The deal, which would make Yahoo a more credible competitor to Google, is likely to be announced this week, and seems likely to be based on a revenue share, not on a big fat check upfront, as some at Yahoo had hoped.
Yahoo's request for an upfront payment (it is said to have asked for several hundred million), in addition to revenue guarantees that would amount to billions over the course of the deal, caused a breakdown last week in the on-again-off-again talks. But they were revived late on Thursday, according to executives with knowledge of the situation.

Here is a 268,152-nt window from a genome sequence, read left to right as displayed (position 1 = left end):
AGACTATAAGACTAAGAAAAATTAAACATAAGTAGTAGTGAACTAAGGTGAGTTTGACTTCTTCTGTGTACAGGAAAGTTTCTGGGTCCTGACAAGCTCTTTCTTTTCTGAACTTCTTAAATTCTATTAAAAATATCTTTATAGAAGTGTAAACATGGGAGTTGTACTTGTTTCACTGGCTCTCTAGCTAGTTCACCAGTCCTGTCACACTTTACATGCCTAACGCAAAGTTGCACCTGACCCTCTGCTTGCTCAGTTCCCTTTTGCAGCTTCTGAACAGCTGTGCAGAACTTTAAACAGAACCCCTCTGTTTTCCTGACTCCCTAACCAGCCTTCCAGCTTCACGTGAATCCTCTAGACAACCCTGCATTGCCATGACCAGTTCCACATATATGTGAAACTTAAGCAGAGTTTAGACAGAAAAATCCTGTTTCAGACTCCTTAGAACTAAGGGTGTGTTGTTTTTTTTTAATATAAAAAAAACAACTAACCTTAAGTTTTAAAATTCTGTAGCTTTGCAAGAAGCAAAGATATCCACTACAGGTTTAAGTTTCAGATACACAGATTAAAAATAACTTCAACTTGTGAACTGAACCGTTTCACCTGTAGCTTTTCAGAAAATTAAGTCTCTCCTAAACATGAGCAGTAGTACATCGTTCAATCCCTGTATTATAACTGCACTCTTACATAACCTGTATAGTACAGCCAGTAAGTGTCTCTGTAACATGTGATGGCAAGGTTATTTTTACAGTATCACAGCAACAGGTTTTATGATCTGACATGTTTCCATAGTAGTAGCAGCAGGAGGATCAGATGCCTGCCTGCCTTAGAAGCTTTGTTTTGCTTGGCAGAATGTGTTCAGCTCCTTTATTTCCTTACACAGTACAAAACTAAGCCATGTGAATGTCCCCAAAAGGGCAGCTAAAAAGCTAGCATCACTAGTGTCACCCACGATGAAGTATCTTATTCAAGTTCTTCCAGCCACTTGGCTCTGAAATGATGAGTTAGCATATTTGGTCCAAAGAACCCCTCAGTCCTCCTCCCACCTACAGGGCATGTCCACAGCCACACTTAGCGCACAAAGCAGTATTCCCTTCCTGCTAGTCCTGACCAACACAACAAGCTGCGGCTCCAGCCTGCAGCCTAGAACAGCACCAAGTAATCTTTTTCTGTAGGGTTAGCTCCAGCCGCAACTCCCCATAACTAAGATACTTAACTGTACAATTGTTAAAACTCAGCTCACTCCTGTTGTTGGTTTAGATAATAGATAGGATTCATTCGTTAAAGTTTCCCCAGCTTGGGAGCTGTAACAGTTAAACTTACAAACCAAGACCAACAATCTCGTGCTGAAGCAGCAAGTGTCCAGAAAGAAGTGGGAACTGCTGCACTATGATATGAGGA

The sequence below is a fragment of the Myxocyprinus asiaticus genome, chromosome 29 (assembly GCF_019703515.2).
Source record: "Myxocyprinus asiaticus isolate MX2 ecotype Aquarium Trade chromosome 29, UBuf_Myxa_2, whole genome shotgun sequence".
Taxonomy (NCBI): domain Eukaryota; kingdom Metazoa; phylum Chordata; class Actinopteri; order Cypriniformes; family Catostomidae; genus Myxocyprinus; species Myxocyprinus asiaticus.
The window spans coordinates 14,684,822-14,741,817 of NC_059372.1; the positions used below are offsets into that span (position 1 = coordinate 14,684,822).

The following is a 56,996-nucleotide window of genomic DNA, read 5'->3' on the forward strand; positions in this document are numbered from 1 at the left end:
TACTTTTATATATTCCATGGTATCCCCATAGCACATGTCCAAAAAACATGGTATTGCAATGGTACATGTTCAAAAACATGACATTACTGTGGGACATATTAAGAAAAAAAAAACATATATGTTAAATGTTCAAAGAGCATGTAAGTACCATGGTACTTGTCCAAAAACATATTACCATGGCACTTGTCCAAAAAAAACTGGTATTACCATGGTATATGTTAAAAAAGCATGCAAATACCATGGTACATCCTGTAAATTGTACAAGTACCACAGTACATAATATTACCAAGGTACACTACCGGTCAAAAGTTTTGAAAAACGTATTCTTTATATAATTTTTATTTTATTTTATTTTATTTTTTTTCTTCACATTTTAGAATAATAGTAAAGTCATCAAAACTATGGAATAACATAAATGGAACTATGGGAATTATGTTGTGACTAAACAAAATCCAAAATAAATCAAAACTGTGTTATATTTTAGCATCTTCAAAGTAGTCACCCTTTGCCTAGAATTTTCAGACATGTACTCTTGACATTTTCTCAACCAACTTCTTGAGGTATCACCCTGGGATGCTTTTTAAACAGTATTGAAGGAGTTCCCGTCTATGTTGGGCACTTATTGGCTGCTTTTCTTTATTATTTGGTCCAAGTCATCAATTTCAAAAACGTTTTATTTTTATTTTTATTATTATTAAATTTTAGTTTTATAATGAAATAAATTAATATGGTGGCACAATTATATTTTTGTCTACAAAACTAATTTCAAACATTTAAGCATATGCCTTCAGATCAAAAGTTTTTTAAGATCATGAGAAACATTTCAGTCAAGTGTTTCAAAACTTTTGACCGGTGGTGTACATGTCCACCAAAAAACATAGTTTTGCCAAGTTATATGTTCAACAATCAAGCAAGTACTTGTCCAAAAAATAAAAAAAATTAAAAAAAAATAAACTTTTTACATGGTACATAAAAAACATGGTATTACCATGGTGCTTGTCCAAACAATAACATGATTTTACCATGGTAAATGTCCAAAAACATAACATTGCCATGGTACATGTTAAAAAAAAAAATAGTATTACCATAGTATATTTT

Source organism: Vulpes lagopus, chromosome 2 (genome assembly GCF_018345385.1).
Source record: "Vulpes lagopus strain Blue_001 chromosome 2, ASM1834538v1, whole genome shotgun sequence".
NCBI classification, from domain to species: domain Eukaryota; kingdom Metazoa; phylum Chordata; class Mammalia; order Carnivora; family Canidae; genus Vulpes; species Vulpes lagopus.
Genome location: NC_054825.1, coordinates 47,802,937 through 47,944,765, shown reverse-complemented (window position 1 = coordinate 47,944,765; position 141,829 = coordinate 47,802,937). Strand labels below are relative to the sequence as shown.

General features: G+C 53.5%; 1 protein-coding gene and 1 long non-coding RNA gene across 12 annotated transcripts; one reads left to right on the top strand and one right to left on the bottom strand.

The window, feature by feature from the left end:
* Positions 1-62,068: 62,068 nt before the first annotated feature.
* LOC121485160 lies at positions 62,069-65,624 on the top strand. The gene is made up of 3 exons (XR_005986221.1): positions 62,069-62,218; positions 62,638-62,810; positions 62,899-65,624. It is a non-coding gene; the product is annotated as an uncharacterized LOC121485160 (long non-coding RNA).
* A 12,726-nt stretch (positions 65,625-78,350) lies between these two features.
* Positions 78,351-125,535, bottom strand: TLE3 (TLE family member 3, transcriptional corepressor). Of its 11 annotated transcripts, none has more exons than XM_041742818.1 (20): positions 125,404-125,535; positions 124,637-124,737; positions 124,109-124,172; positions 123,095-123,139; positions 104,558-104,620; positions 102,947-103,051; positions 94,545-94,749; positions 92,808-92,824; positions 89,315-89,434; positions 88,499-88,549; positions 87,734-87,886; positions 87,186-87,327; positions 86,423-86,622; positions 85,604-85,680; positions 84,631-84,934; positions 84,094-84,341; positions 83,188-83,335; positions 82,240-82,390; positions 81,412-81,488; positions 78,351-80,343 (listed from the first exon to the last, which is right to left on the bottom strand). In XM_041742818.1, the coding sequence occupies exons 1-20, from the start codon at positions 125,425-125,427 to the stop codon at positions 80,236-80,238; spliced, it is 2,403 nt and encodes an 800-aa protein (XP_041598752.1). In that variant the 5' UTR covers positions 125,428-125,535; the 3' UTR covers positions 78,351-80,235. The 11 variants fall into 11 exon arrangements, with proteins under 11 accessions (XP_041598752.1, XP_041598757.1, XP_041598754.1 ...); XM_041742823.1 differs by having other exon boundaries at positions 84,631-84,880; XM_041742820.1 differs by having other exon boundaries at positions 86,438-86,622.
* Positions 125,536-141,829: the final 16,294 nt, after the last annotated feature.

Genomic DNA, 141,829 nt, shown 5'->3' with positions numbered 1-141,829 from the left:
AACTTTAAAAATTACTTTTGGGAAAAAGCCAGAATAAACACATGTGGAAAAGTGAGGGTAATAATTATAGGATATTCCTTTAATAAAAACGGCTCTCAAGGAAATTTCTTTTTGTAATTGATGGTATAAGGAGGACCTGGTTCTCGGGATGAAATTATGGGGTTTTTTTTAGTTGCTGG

Execs in Redmond never conceived of the deal as an upfront purchase of Yahoo's search traffic but as a deal in which Yahoo would be compensated from a share of revenue from the sale of search ads. Yahoo would be allowed to sell search ads on Bing.com as well as its own site, giving it more search inventory to sell and making it a bigger player in the search sales front. It would also immediately be able to save millions by not having to maintain its own search infrastructure.
The latest terms of the deal underscore Microsoft's devotion to developing and owning technology vs. selling media. The deal won't make it a bigger seller of online advertising but it would allow it to eliminate a search-technology competitor in Yahoo and consolidate roughly 30% of the search marketplace on its own platform -- a large enough share, CEO Steve Ballmer seems to believe, to dent Google's dominance.